The above script is part of the
American Academy of Pediatrics (AAP) radio series 'A Minute for Kids,'
which airs weekdays on WBBM-AM in Chicago, IL.
Jaundice is a common condition in newborn babies. It appears within a few days of birth and makes a baby’s skin look yellow. Jaundice occurs when the chemical bilirubin, which is found in everyone's blood and removed by the liver, builds up. Most cases of newborn jaundice are mild and go away on their own. However, in rare cases bilirubin can increase quickly – leading to brain damage. To
prevent this, the AAP recommends that newborns are screened for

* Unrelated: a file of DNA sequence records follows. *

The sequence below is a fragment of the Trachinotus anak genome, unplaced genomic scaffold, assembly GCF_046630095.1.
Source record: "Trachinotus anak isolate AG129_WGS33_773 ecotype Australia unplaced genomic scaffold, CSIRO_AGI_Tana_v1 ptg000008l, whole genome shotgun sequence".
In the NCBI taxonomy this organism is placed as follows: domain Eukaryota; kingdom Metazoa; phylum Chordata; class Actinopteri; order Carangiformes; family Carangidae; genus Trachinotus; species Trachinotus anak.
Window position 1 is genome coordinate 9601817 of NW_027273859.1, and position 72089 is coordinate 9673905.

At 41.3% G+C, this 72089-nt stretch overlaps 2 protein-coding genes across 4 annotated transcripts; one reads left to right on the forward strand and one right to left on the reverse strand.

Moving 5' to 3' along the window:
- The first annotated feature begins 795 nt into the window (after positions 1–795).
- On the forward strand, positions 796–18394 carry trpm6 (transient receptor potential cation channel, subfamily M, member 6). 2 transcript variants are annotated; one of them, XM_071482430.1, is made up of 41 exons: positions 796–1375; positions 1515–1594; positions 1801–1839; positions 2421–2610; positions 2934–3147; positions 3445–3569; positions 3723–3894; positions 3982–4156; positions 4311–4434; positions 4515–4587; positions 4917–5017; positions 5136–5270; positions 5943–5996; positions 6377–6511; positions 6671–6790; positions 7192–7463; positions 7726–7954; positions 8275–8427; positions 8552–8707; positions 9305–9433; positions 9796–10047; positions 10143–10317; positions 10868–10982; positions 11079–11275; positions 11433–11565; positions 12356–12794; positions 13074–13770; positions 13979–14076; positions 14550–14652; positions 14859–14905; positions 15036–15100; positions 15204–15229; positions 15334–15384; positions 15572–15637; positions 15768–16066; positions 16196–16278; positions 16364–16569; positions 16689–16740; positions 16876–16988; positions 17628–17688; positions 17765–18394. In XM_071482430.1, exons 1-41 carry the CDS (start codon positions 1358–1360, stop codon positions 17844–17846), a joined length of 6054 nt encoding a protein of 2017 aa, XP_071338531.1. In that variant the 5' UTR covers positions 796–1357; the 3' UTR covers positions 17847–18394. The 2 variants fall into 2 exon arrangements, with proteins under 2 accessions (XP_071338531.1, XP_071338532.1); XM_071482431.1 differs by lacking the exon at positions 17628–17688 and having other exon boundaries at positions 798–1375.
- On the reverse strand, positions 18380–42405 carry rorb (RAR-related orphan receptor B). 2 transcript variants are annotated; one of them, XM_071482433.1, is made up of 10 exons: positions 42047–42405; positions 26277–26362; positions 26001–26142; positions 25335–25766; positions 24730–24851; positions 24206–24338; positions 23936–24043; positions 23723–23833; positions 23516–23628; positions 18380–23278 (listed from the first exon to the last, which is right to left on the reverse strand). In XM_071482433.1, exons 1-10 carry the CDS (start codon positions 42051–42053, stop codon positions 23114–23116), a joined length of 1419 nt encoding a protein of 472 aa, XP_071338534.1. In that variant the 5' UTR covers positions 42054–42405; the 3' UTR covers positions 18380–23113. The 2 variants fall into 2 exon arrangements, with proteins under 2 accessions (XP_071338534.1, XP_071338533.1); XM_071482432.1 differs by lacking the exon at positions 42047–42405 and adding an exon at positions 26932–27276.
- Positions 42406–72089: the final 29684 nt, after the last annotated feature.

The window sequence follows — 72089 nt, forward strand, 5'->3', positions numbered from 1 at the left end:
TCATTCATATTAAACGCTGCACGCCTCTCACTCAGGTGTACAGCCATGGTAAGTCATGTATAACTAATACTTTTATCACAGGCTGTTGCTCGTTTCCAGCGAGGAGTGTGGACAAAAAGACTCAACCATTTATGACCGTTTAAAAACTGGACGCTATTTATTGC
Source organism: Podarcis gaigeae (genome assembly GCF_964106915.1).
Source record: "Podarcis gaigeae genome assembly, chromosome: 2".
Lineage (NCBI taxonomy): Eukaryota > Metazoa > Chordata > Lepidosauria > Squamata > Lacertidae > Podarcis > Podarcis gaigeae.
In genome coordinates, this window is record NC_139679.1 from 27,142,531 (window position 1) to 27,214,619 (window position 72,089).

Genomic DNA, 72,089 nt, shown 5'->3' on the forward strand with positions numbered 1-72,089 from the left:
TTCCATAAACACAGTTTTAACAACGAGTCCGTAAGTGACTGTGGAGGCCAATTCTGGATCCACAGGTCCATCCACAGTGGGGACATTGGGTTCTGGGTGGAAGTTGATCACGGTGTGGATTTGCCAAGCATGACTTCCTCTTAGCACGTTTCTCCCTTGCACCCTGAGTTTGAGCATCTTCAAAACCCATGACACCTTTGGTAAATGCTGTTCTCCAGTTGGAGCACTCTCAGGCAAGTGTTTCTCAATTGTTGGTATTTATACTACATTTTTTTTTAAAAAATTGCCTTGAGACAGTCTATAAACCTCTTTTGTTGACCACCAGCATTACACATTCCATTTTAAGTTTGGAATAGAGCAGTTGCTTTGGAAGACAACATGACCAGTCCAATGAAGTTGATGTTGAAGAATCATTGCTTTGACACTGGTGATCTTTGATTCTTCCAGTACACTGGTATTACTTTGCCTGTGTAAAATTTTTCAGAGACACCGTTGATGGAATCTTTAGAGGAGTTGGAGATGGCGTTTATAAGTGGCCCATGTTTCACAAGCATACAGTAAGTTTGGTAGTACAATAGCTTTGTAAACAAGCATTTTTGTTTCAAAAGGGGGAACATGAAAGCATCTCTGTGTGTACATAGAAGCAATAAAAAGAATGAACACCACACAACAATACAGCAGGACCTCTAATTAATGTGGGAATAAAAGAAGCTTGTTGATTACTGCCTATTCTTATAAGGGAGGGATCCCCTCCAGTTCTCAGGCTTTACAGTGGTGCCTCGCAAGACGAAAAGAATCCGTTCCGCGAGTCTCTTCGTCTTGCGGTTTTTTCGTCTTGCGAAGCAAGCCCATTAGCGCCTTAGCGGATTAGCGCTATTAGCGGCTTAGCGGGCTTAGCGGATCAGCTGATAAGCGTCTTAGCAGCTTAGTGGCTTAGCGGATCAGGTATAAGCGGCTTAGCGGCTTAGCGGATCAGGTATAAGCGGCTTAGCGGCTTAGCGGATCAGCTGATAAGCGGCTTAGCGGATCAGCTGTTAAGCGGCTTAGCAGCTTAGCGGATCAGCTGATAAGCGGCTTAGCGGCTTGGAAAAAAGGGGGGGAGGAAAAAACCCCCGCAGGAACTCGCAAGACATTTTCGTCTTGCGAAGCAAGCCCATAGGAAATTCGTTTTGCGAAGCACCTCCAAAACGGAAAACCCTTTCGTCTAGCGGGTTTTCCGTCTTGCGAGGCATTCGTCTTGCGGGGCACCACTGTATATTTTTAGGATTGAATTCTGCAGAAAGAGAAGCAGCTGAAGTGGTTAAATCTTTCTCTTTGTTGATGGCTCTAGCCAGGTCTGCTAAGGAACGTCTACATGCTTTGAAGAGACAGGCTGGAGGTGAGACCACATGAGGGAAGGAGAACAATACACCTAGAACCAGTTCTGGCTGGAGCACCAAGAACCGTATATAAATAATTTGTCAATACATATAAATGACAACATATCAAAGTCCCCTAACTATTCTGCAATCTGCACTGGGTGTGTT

jaundice and its risk factors before they leave the hospital. The guidelines also suggest a follow-up visit when a baby is three to five days old, when bilirubin levels peak. Frequent breastfeeding in the first few days of life also is recommended. Frequent feedings help pass the excess bilirubin in the stools, which could become loose and green as a result. If you are concerned about jaundice, talk with your pediatrician.